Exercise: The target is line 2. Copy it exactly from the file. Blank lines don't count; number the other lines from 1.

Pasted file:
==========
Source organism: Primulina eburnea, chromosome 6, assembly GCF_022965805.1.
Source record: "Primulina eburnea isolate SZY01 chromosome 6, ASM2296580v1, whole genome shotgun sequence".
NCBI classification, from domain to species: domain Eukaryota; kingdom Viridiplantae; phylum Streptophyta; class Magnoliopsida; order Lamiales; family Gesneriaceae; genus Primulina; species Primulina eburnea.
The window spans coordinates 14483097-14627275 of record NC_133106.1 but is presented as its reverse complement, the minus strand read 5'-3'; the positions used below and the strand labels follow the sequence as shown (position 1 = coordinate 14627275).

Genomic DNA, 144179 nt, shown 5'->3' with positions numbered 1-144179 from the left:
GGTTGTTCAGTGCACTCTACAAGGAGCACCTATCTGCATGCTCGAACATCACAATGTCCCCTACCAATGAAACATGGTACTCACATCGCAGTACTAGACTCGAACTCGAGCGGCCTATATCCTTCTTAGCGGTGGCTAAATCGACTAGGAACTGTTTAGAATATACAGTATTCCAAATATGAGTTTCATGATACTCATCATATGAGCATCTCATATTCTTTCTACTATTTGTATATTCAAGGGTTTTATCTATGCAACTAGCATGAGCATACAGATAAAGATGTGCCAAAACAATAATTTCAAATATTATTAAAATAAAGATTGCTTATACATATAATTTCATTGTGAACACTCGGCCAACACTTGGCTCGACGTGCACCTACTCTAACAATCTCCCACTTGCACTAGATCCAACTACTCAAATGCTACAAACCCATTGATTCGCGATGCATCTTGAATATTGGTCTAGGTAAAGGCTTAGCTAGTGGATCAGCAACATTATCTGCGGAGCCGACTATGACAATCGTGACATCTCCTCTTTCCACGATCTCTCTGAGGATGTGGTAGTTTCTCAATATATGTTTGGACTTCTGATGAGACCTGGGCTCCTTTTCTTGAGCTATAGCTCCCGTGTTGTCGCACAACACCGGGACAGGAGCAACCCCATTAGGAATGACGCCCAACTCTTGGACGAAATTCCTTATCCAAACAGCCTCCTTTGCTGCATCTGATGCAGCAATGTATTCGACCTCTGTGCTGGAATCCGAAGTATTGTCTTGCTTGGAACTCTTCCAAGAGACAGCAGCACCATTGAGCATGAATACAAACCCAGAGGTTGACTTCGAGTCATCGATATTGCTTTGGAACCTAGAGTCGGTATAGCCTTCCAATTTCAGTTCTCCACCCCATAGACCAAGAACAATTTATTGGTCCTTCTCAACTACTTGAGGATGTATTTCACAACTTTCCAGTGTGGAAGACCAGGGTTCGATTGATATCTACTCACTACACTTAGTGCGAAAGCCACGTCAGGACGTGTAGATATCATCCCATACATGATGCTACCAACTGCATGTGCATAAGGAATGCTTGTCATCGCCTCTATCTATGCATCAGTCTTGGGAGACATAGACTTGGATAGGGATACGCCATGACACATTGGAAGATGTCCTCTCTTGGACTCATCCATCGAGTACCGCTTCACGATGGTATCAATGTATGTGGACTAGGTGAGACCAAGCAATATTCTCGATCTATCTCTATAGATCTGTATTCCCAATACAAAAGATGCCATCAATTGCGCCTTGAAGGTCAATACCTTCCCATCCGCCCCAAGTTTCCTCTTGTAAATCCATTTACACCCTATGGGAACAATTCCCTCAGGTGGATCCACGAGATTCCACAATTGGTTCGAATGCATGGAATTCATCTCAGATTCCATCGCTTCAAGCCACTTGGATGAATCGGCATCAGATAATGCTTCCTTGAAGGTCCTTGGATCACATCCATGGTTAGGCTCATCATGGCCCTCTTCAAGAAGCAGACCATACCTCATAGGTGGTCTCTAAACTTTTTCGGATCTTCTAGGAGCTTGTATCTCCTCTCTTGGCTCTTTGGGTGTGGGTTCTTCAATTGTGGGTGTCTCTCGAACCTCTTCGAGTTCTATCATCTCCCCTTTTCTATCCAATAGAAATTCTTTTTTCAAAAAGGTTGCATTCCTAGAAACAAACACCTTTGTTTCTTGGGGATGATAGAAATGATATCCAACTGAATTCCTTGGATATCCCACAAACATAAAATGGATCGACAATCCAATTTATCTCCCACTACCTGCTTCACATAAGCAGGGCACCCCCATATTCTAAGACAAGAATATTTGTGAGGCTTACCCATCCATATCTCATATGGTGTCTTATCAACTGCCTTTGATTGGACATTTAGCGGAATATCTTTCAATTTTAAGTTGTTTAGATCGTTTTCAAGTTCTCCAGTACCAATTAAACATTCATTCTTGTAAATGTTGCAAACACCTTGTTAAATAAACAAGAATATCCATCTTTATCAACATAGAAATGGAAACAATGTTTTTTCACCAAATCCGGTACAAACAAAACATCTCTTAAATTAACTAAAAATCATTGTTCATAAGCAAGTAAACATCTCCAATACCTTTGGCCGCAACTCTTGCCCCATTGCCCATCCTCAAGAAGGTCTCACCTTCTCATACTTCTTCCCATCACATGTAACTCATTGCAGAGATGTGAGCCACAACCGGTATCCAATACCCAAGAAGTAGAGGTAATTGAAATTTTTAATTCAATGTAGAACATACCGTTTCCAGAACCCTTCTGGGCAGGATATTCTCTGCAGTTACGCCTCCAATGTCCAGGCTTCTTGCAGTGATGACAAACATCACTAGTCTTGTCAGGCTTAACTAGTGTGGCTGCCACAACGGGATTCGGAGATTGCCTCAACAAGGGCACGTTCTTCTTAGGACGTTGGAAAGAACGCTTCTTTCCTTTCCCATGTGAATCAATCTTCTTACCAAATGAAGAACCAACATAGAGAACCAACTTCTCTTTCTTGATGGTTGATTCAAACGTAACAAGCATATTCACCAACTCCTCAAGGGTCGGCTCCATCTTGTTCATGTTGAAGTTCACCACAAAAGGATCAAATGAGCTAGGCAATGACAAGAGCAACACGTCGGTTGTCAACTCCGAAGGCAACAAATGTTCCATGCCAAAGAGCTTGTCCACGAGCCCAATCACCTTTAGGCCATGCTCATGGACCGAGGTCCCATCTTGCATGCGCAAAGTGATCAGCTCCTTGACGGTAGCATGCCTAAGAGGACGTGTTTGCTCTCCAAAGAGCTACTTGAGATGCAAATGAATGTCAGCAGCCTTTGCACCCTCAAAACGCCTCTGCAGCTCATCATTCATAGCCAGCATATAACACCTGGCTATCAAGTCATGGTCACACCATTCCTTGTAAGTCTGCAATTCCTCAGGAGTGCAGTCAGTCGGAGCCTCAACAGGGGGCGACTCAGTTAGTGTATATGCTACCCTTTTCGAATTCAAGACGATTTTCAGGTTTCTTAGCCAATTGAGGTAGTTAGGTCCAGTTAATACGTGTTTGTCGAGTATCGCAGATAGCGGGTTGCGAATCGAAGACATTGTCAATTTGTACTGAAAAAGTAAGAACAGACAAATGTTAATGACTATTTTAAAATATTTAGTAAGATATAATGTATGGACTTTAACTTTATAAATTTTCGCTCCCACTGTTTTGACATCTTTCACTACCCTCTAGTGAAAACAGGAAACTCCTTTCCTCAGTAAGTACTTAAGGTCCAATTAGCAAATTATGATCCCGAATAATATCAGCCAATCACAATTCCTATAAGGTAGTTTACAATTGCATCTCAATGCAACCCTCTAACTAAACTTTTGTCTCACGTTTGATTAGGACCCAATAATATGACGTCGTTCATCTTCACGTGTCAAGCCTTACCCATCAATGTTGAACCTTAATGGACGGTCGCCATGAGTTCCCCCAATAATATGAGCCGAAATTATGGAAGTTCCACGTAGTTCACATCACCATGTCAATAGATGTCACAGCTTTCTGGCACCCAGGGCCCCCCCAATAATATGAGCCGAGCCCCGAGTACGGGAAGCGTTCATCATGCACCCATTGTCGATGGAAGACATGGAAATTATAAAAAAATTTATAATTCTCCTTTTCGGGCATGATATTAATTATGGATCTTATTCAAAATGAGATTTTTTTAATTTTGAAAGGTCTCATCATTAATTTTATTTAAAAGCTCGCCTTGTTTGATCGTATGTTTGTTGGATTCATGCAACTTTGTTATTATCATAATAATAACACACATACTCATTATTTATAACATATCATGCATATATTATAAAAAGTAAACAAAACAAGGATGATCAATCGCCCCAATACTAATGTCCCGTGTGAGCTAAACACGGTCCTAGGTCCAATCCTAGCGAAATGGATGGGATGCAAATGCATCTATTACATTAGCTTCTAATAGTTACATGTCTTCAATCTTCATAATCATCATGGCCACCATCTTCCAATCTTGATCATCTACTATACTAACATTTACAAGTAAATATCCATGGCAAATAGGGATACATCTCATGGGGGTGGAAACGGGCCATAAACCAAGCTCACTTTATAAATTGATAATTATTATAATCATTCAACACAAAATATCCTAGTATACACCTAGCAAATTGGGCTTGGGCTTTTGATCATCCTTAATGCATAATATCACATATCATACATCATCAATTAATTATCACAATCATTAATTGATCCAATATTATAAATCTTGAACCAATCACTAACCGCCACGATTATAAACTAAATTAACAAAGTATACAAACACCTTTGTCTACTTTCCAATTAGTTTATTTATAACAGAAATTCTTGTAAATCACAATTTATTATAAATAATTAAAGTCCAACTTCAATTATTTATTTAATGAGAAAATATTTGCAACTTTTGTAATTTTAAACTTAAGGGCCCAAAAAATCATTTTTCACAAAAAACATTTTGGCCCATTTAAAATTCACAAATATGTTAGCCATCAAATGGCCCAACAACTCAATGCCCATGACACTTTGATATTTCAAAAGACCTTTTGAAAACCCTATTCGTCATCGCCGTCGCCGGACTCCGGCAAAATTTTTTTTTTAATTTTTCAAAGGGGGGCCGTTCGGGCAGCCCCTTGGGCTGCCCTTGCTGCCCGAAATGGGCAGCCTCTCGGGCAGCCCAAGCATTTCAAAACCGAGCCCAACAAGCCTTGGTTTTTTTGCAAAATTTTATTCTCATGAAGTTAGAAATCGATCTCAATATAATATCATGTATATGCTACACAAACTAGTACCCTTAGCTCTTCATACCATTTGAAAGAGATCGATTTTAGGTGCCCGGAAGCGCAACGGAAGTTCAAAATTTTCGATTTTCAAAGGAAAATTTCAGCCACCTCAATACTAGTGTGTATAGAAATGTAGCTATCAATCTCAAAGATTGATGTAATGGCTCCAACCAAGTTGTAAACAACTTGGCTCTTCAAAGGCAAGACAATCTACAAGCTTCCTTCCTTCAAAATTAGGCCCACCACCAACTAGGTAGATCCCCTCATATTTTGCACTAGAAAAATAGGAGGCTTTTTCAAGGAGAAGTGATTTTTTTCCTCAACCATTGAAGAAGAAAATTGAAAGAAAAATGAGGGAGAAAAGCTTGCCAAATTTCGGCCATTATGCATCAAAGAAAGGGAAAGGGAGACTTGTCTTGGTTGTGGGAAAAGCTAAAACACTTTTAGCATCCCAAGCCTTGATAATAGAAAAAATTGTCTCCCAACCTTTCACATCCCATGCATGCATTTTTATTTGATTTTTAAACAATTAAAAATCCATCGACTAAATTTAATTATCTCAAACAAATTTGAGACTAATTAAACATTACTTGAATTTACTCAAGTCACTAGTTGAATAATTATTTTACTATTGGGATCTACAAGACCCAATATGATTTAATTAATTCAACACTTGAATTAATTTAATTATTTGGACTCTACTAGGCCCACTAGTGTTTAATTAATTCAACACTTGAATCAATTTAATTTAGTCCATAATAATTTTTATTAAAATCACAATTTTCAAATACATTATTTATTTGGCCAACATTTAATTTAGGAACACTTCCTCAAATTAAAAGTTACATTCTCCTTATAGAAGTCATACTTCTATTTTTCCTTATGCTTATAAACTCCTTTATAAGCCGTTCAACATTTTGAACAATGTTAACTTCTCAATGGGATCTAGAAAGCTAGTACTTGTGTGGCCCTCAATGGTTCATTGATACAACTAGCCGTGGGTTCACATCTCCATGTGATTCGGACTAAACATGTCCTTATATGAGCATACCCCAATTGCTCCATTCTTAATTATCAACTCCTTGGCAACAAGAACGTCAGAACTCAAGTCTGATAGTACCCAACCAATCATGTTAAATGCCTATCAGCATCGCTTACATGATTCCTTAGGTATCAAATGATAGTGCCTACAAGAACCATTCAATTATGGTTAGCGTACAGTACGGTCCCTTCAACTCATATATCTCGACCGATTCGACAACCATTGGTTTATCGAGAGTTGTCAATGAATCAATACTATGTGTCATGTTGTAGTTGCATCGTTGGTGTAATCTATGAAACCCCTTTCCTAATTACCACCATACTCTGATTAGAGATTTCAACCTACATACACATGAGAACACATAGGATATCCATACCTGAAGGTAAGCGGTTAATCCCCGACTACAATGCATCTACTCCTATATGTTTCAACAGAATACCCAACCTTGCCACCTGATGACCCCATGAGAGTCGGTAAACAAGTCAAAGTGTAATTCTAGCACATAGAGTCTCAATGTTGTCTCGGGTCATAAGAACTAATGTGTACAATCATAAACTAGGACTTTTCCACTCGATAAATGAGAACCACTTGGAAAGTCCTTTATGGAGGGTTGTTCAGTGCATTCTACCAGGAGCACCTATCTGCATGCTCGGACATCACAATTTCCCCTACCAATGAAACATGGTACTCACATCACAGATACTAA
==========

Source record: "Primulina eburnea isolate SZY01 chromosome 6, ASM2296580v1, whole genome shotgun sequence".